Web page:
With nearly all of Washington consumed with finding a solution to the nation's skyrocketing debt and deficit, and with one major GOP attempt to find savings in Medicare now partially to blame for flipping a red district in New York to blue in a recent special election, Republicans are trying to find their way back to offense.
And who to turn to for help? Senate GOP Leader Mitch McConnell's answer: Bill Clinton.
The Kentucky conservative mentioned the former president no fewer than five times in a 23-minute news conference on Friday, as he sought to prove a point that Democrats must inevitably accept changes to Medicare as part of any solution, and any suggestion to the contrary is just "silly talk."
"Let me just quote from President Clinton," the leader grinned, "'I don't think the Democrats or the Republicans' said President Clinton, 'should conclude from the New York race that no changes can be made to Medicare.'"
Clinton was in town Thursday for an all-day forum on the debt hosted by the Pete Peterson Foundation. And McConnell was clearly paying attention, perhaps more so than Democrats.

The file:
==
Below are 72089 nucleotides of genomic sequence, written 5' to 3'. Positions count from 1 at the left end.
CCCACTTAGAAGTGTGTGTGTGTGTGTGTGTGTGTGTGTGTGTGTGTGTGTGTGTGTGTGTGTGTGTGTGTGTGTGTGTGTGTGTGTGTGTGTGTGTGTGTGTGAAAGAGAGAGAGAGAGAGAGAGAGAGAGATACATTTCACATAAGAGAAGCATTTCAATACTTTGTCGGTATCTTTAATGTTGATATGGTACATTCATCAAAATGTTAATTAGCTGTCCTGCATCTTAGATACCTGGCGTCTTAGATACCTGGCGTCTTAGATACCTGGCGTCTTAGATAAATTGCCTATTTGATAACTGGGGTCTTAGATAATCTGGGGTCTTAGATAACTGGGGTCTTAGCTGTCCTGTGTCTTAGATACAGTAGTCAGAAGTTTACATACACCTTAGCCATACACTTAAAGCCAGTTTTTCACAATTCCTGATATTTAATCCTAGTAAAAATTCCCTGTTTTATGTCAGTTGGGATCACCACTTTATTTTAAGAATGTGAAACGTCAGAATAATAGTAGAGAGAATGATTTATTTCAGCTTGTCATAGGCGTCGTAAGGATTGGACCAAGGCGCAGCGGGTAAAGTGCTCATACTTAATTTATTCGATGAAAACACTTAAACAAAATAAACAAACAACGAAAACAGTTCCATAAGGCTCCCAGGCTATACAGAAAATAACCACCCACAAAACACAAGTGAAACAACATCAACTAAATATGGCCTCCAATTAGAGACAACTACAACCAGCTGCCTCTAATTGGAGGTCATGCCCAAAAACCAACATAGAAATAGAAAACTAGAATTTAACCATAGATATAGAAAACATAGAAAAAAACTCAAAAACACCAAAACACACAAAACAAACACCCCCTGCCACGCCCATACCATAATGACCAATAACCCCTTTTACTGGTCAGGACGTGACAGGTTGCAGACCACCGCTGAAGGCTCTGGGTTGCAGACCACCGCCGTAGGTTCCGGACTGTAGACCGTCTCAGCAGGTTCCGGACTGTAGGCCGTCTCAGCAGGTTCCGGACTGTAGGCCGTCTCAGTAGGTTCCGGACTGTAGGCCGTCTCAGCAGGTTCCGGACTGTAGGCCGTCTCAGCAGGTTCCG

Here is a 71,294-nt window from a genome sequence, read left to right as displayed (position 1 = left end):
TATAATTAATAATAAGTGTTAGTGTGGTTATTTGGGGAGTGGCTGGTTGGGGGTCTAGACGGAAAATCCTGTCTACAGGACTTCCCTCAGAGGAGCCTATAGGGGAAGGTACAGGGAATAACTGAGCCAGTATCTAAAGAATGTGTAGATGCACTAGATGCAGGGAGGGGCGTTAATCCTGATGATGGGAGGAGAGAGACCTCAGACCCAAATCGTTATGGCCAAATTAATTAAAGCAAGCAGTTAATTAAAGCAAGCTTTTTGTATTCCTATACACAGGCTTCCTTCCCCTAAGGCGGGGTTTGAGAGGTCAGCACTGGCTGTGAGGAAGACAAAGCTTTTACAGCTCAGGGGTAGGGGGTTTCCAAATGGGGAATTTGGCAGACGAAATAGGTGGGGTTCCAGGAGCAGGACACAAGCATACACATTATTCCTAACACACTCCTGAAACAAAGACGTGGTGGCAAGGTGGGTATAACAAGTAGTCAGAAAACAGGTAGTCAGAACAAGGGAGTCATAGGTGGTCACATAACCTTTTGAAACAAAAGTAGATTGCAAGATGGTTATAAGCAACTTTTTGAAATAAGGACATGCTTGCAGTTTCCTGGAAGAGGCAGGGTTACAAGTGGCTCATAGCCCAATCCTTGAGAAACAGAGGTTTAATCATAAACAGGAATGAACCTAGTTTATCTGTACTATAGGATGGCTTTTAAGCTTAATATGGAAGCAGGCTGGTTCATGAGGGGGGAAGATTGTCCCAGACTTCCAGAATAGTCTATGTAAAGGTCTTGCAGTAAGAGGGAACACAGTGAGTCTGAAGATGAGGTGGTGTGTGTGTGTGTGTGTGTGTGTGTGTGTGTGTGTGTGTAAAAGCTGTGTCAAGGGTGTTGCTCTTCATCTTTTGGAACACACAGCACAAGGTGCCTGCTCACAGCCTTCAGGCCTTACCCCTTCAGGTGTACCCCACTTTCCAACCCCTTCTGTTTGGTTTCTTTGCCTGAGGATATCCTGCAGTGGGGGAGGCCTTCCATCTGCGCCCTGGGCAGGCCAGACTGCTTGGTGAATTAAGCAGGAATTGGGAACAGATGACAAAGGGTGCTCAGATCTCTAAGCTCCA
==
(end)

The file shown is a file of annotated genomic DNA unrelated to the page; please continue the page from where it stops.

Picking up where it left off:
The leader was clearly trying to turn the page using an influential voice for both liberals and moderates alike, saying, "I dont think this is an issue we should be apprehensive about," adding, "Drawing a whole lot of conclusions out of a 3-way race in New York a year and a half before the election is...kinda foolish. A lot will have happened between now and 2012."
And besides, the leader has a plan for convincing Americans that difficult-to-swallow changes to Medicare are necessary and are on the horizon. "I'm going to quote Bill Clinton..."
Another reason McConnell said he was sure the Medicare problems facing the GOP now won't exist in 2012, is that by then, Democrats should also have skin in the game.
"I would think we will hopefully have done something significant in this area, and the American people can decide whether they want to punish both sides for having done that, because it will take both sides to do it," he said, citing a bipartisan compromise to preserve Social Security struck by former President Ronald Reagan and former Speaker of the House Tip O'Neill, D-Mass.
When asked if Republicans need to work harder to sell the fact that drastic reforms are necessary to rescue the nation from the fiscal cliff, McConnell, looking a bit exasperated, chuckled and said, "I'm trying to do that."
Reporters can be stubborn people sometimes.